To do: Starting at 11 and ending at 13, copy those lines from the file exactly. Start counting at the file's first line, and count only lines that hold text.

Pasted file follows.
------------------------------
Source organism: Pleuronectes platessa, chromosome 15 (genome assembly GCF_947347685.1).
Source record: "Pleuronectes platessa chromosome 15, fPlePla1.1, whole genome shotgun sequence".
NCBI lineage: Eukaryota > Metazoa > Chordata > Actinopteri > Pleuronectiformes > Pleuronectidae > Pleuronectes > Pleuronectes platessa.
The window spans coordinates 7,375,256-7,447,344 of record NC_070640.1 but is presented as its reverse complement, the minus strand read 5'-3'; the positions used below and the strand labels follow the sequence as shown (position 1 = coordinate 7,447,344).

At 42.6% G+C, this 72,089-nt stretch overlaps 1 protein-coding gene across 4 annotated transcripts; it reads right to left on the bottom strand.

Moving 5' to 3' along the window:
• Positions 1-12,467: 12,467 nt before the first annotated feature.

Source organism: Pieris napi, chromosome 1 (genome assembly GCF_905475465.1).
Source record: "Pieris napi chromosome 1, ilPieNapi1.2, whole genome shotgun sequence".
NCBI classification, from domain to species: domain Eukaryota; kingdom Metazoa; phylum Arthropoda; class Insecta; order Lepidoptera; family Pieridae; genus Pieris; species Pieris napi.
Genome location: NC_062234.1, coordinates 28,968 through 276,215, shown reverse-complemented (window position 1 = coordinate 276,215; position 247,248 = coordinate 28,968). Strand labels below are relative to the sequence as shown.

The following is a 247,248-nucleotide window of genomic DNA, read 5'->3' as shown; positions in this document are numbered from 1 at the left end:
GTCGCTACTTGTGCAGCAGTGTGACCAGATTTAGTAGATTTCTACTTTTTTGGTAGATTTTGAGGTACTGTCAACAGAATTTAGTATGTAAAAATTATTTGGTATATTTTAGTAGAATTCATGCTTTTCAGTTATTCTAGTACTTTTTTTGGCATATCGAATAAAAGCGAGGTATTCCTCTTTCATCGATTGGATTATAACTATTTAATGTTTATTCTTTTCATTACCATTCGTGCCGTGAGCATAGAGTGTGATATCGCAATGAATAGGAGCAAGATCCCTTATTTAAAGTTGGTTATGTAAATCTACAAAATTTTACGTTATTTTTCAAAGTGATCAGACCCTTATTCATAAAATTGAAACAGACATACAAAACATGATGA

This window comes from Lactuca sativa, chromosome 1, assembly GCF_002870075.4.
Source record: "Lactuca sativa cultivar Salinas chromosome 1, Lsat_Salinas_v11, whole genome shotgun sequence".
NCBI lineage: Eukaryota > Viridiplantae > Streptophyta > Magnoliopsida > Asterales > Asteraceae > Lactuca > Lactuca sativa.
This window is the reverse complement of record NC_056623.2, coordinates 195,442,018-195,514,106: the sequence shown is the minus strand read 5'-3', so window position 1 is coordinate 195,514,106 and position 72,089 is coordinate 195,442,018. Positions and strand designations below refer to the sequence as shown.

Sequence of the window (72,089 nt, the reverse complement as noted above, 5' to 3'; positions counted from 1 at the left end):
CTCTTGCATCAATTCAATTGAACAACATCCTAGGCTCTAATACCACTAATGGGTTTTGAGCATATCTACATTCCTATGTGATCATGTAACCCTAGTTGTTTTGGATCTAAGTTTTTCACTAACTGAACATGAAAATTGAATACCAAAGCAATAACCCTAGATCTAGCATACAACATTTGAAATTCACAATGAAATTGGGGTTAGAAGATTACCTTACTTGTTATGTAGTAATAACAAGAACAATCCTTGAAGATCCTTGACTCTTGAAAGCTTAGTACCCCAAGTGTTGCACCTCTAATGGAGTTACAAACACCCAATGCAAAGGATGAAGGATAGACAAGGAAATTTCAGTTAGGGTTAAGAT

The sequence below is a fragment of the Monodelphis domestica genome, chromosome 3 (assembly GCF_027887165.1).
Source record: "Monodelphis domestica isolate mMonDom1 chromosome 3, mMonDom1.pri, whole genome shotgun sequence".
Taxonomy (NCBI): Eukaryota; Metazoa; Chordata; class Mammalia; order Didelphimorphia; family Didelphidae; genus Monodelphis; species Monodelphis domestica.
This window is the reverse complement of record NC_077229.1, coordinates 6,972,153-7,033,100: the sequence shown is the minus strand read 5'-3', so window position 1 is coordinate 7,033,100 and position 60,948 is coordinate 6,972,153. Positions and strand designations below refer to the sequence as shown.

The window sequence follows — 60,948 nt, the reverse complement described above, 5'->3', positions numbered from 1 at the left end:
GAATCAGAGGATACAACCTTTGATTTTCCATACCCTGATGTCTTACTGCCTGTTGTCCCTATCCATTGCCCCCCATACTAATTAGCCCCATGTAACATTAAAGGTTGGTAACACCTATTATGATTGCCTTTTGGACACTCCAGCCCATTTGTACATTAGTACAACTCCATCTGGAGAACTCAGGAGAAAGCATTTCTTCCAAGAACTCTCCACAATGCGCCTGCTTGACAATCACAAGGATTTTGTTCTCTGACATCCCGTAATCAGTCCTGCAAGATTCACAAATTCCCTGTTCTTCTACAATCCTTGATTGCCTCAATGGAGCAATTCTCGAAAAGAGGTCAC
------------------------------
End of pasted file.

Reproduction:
Genome location: NC_062234.1, coordinates 28,968 through 276,215, shown reverse-complemented (window position 1 = coordinate 276,215; position 247,248 = coordinate 28,968). Strand labels below are relative to the sequence as shown.

The following is a 247,248-nucleotide window of genomic DNA, read 5'->3' as shown; positions in this document are numbered from 1 at the left end:
GTCGCTACTTGTGCAGCAGTGTGACCAGATTTAGTAGATTTCTACTTTTTTGGTAGATTTTGAGGTACTGTCAACAGAATTTAGTATGTAAAAATTATTTGGTATATTTTAGTAGAATTCATGCTTTTCAGTTATTCTAGTACTTTTTTTGGCATATCGAATAAAAGCGAGGTATTCCTCTTTCATCGATTGGATTATAACTATTTAATGTTTATTCTTTTCATTACCATTCGTGCCGTGAGCATAGAGTGTGATATCGCAATGAATAGGAGCAAGATCCCTTATTTAAAGTTGGTTATGTAAATCTACAAAATTTTACGTTATTTTTCAAAGTGATCAGACCCTTATTCATAAAATTGAAACAGACATACAAAACATGATGA